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The effects of bumblebees (Bombus terrestris L.) on fruit quality and yield of pepper (Capsicum annuum L.) grown in an unheated greenhouse

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Bumblebees (Bombus terrestris L.) are commonly used as a pollinator in tomato, but for pepper, other bee colonies such as Osmia cornifrons (Radoszkowski), Megachile rotundata F., and Apis mellifera L. are used for the same purpose. Here we report on the possibility of using B. terrestris as a pollinator of long-type pepper (Capsicum annuum L.) cultivars. The effects of bee pollination were compared with natural self-pollination in terms of fruit quality and yield of plants grown in a long cycle from October to May in an unheated greenhouse. Number of pollen grains/flower and pollen viability were recorded at 15-day intervals during the experimental period. The results showed that the number of pollen grains/flower decreased from January to March, and pollen germination decreased to its lowest level in January. Despite the decrease in the number of pollen grains/flower and the pollen germination percentage, bumblebee pollination was found to have a positive effect on the fruit yield, fruit quality, and seed set. The bee-pollinated plants set more seeds/fruit, and the fruit was of better quality and heavier. These results indicate that B. terrestris can be considered an effective pollinator of long-type pepper cultivars under unheated greenhouse conditions.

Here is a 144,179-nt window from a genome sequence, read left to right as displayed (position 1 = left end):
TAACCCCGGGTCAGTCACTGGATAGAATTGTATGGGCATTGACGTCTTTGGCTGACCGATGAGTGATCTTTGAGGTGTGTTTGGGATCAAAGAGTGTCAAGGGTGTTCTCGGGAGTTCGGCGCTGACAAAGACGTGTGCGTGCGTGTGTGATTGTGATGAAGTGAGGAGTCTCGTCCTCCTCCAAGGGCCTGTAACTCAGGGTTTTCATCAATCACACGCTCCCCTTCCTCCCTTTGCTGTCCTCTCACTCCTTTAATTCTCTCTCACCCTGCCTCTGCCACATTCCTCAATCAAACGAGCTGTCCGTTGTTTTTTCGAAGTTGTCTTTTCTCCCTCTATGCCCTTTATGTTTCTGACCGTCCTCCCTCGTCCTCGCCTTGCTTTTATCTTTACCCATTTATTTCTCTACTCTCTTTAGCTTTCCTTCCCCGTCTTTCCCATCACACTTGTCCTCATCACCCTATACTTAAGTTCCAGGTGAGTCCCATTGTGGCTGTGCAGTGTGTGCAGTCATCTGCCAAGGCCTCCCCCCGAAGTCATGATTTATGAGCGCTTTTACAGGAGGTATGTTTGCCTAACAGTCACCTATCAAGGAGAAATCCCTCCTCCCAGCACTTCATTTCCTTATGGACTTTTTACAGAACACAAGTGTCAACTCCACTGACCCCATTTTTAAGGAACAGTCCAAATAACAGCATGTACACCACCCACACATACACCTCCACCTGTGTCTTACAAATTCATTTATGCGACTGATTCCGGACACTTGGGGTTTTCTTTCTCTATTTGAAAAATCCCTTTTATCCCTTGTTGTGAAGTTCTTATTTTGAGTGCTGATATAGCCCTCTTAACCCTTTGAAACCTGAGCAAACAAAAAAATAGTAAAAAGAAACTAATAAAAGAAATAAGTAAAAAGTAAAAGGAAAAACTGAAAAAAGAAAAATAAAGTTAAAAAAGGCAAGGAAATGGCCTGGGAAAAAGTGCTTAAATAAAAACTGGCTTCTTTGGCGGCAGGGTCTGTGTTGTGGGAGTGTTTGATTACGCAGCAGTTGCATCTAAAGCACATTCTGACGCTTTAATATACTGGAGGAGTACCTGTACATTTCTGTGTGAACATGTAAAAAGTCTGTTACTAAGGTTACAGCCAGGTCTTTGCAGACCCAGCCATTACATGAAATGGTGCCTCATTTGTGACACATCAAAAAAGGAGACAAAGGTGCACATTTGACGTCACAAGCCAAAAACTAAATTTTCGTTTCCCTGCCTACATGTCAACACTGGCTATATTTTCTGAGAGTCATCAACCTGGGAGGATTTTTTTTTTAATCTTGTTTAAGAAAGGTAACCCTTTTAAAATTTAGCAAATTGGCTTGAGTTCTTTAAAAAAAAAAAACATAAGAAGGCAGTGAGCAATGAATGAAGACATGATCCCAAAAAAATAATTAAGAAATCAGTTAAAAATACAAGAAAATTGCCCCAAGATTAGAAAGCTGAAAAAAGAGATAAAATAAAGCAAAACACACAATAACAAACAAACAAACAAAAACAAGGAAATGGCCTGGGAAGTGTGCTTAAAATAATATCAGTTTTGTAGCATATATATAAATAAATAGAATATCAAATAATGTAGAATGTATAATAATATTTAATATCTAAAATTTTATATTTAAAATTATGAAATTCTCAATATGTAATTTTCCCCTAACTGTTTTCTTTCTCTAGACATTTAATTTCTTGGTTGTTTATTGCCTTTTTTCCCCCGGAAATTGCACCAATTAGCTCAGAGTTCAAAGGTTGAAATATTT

Affiliations: 1: Department of Horticulture, Faculty of Agriculture, University of Akdeniz


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